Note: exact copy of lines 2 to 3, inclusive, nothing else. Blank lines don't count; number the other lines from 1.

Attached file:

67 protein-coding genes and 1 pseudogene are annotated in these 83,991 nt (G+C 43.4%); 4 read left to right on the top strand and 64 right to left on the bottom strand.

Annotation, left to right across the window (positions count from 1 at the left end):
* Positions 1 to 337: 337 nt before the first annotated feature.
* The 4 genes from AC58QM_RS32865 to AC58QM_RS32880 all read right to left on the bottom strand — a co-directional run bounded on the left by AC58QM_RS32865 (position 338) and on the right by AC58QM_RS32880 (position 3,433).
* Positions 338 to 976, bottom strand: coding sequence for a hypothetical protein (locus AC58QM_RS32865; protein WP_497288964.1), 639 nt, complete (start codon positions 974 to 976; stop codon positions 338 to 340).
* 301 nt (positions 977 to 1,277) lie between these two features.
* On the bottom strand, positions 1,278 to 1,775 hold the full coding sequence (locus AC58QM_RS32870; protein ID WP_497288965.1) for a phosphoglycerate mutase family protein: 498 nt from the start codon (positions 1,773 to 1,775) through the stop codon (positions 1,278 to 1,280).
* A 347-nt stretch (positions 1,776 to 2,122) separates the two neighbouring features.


Annotation, left to right across the window (positions count from 1 at the left end):
* Positions 1 to 337: 337 nt before the first annotated feature.